28 Nov 2013
Disclosure was the theme of the day at the Meet the Experts conference last month, sponsored by PwC and the International Accounting Standards Board. Approximately 400 accountants, auditors, regulators, investors and companies from around the world gathered in London to discuss a range of financial reporting topics, from the conceptual to the very technical.
“Good disclosures are the ones that tell a story”, said Richard Mathieson, Managing Director of asset managers BlackRock. But not everyone agreed on what should go into reports and what the end result should look like.
Wayne Carnall, a PwC partner and former SEC chief accountant, said that a ‘less is more’ approach is a good place to start. But HSBC’s Chief Accounting Officer, Russell Picot, admitted that cutting disclosures is tough to achieve in practice.
Many speakers referred to companies’ tendency to err on the side of caution by using boilerplate disclosures. They urged regulators to cut back on their requirements (some 45% of conference delegates blamed standard setters for excessive disclosures). But Stephen Cooper of the IASB responded: “We’re not the only ones to blame... Users like disclosures, and if you ask anyone which should be taken away, they find it very hard to choose”.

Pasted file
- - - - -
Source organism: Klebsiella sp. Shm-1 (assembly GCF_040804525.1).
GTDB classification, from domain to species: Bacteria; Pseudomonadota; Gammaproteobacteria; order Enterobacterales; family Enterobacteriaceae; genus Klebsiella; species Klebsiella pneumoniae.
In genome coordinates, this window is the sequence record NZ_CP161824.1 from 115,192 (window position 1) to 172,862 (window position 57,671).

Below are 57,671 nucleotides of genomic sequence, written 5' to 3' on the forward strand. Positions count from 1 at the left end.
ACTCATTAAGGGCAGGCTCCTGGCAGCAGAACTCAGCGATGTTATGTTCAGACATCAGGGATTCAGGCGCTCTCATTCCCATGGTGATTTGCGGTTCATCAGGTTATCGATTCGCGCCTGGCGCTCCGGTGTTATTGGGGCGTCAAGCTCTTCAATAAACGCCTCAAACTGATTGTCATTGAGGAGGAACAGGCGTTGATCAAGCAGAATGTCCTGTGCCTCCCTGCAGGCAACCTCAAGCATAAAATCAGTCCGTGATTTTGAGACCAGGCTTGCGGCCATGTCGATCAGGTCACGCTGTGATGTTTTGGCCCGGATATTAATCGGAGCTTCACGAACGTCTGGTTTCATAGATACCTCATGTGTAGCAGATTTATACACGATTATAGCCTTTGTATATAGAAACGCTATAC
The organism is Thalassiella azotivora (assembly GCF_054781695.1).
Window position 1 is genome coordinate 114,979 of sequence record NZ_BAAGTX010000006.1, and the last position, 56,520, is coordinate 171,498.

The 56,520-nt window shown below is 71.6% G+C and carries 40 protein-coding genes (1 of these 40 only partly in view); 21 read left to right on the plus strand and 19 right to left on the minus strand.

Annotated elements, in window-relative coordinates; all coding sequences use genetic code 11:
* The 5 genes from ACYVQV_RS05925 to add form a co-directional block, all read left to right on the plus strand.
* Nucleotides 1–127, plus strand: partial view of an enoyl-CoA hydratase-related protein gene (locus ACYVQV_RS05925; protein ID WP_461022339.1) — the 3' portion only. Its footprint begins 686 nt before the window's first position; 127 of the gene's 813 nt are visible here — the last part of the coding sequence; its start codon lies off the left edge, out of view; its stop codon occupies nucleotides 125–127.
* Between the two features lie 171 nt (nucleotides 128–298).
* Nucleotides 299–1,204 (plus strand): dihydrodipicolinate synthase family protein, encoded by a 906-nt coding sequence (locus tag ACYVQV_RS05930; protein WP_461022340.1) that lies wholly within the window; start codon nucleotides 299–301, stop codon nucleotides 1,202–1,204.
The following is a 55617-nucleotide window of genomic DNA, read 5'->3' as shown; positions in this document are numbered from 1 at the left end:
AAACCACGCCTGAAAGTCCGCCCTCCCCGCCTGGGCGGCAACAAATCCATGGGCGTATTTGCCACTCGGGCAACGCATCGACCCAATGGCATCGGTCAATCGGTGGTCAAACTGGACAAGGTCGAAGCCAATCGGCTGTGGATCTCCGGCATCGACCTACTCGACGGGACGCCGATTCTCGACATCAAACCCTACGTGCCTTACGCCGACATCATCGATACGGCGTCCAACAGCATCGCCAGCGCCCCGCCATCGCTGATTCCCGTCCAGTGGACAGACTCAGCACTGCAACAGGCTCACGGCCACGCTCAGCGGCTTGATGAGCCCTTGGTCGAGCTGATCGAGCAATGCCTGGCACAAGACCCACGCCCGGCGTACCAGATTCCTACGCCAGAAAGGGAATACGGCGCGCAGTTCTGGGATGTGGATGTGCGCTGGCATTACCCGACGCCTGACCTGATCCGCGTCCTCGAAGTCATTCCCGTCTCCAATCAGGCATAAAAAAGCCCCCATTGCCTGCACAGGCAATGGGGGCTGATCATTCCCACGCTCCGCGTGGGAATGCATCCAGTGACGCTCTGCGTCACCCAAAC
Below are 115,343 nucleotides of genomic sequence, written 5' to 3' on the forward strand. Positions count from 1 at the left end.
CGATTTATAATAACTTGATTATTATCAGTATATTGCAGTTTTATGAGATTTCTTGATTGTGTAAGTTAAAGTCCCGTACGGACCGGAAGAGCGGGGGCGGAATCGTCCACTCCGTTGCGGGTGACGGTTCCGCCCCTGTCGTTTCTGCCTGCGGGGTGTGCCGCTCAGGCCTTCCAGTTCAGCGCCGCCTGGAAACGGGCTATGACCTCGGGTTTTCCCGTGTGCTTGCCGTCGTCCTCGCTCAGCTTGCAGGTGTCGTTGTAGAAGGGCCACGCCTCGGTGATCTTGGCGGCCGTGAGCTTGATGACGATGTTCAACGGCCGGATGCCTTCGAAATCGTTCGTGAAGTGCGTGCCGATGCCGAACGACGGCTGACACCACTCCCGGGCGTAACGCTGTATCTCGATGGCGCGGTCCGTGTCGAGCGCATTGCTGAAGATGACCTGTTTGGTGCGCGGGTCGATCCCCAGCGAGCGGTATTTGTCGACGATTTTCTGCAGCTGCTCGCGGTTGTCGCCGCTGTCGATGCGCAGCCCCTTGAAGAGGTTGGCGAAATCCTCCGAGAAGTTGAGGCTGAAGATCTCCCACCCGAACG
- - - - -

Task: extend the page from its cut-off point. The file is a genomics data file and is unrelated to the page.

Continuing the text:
A number of speakers exhorted preparers to experiment. They kept coming back to the point made by PwC Global Assurance Leader, Richard Sexton, in his introduction to the conference: innovation is going to be a big part of improving disclosures.
Sue Harding of the Financial Reporting Council (and a participant on one of the discussion panels at the conference) has long been a proponent of companies experimenting with disclosures. She talked about the FRC’s Financial Reporting Lab and how it provides a safe space for them to do so. Mr Mathieson also urged innovation, especially “in terms of how everything hangs together”. He outlined the frustration capital providers feel when cohesion in company disclosures breaks down.
However, Hans Hoogervorst, chairman of the IASB, sounded a cautious note on innovation, expressing apprehension about the International Integrated Reporting Council’s ambition to provide the structure for the report of the future with its Integrated Reporting Framework. “I’m worried that it might add unnecessarily to the disclosure burden”, he said, “but let’s see”. But Mr Sexton urged delegates to get behind integrated reporting. “Integrated reporting is a fabulous opportunity to think more broadly about financial reporting. I encourage you to be bold.”